THE UK regulator for opticians has committed to working with the optical sector to reduce the barriers to community based eye care services to increase them.
Research released by the General Optical Council (GOC), the regulator, shows that the vast majority of optometrists and dispensing opticians are keen to provide more eye care services in the community, and that 97 per cent of patients report high levels of satisfaction in the care provided by their optician.
But the research also reveals a number of barriers that must be overcome before the shift to community based health care can take place. According to the GOC, only one third of patients and the public view opticians as healthcare providers and new research shows that 45 per cent of opticians have faced pressure to meet commercial targets at the expense of patient care at some point in their career.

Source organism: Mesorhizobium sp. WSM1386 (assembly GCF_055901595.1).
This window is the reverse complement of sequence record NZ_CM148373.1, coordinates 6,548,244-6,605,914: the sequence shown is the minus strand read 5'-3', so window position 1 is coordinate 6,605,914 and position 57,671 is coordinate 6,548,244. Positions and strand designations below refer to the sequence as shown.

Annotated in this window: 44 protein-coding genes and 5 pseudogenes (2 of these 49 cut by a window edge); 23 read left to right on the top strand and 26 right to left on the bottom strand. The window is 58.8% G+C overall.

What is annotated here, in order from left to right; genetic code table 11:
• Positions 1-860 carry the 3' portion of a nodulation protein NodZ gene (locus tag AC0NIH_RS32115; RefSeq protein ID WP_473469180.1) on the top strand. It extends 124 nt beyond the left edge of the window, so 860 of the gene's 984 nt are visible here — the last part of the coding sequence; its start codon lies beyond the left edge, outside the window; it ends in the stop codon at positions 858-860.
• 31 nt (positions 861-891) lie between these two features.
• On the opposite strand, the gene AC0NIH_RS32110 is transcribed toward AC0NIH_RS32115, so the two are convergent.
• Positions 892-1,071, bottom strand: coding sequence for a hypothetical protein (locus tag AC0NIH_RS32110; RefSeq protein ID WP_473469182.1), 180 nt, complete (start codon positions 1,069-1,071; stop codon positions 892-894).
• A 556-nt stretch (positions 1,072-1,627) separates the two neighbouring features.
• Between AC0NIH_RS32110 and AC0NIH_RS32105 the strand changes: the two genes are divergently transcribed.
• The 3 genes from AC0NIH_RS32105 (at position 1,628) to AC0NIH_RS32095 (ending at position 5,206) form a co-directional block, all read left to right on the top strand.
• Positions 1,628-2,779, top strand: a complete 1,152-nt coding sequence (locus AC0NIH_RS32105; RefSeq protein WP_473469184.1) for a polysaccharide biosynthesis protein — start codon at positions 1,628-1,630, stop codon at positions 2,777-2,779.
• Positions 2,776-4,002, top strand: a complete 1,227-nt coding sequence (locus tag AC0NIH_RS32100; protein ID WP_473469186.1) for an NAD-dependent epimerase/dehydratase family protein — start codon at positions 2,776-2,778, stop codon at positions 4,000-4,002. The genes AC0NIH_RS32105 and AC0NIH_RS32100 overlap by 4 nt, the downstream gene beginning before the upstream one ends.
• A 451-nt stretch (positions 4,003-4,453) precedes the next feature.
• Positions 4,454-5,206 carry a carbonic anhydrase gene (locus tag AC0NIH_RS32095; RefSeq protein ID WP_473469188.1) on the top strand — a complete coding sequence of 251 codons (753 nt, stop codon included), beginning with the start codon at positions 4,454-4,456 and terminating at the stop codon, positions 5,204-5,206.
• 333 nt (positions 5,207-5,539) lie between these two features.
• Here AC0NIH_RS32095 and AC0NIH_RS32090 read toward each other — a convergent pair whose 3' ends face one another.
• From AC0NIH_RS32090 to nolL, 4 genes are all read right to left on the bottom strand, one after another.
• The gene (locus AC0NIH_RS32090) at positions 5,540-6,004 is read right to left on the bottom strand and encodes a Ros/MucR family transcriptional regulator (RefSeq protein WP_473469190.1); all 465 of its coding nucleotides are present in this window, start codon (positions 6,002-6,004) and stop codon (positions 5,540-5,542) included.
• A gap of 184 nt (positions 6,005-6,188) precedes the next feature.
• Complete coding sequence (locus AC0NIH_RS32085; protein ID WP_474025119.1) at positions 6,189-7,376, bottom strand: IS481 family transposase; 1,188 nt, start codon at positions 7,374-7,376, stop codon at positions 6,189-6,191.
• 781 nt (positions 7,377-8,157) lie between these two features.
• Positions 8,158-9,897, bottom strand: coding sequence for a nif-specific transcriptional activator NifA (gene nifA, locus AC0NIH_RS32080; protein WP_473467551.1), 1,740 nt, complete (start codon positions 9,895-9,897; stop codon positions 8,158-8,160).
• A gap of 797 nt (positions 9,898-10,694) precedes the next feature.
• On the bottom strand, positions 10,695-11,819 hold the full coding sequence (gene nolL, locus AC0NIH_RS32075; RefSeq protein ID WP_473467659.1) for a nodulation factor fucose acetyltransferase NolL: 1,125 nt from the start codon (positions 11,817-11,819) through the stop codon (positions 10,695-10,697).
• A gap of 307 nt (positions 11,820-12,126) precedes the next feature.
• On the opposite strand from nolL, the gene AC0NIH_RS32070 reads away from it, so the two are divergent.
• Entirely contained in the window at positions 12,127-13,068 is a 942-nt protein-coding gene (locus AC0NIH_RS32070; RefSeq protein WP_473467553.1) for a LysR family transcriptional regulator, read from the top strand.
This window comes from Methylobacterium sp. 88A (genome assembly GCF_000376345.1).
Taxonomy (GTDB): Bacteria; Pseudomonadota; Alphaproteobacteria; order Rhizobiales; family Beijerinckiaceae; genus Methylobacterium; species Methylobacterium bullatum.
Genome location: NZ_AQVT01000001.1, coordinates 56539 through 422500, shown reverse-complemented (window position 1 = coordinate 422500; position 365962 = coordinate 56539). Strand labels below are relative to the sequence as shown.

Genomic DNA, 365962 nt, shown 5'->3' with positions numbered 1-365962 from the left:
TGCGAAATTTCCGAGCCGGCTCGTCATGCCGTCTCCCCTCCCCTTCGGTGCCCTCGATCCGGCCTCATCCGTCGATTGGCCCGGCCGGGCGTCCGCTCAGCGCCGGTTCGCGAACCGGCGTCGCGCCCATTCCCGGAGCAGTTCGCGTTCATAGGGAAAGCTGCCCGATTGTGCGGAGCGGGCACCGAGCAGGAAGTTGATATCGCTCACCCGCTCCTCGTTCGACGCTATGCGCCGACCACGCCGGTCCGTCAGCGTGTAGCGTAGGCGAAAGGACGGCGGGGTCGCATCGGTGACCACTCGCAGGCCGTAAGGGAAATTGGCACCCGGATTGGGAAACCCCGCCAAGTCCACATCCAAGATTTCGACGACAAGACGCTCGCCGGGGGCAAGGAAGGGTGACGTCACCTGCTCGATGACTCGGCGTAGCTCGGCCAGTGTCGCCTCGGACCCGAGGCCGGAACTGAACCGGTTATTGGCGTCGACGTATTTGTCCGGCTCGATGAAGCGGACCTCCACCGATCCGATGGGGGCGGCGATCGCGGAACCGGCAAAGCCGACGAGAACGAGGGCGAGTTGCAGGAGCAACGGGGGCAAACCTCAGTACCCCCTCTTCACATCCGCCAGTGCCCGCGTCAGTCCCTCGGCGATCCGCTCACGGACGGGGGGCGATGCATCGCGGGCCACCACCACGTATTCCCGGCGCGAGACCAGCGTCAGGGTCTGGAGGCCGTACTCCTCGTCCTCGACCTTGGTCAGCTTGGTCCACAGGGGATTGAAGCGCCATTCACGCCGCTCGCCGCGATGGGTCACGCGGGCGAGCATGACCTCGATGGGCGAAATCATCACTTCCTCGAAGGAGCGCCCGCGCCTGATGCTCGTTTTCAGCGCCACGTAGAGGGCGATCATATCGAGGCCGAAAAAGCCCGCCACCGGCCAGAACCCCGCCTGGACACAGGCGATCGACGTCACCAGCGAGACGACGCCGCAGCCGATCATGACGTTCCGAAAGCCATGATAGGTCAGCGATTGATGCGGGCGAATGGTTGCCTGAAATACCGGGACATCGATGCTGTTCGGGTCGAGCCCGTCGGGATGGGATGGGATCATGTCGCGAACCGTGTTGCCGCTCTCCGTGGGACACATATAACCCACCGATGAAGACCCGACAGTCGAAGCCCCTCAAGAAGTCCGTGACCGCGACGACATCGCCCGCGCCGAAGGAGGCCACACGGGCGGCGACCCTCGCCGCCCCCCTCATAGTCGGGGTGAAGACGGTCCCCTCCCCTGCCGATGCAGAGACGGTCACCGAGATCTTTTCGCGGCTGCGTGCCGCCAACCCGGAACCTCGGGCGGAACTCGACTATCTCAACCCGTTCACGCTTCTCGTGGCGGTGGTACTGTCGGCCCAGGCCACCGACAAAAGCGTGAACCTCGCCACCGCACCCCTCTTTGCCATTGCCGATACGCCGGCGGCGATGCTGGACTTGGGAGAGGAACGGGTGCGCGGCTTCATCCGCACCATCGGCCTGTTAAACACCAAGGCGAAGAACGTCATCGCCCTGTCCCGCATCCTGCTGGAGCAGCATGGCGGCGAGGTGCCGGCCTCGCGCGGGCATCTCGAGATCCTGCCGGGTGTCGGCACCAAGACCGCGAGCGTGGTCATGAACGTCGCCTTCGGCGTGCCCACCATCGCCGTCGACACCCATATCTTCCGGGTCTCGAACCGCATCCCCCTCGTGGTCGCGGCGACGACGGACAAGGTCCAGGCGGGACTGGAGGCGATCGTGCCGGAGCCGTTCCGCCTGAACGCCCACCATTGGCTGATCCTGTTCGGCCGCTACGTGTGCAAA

The GOC’s survey of more than 4000 registrants also found that 41 per cent of practitioners had come under pressure to sell a product or service that the patient did not need.
Samantha Peters, GOC Chief Executive and Registrar, said research showed that patients were confident in the standard of care they would receive from their practitioner.
“But if the (opticians) are going to deliver more eye care services in the community, which has enormous potential benefits, then the public need to be confident that commercial pressures will not compromise patient safety,” she said.
“Many patients still see their optician as a retailer rather than a healthcare provider and that perception needs to change if the profession is going to have a greater role in delivering eye health care in the community.”
Ms Peters said the GOC would work with opticians to ensure that patient safety and public confidence in them were upheld, consult on the future education and training for opticians, and ensure there was an effective model of business regulation in place to provide assurance to patients and the public that opticians can take on an advanced healthcare role.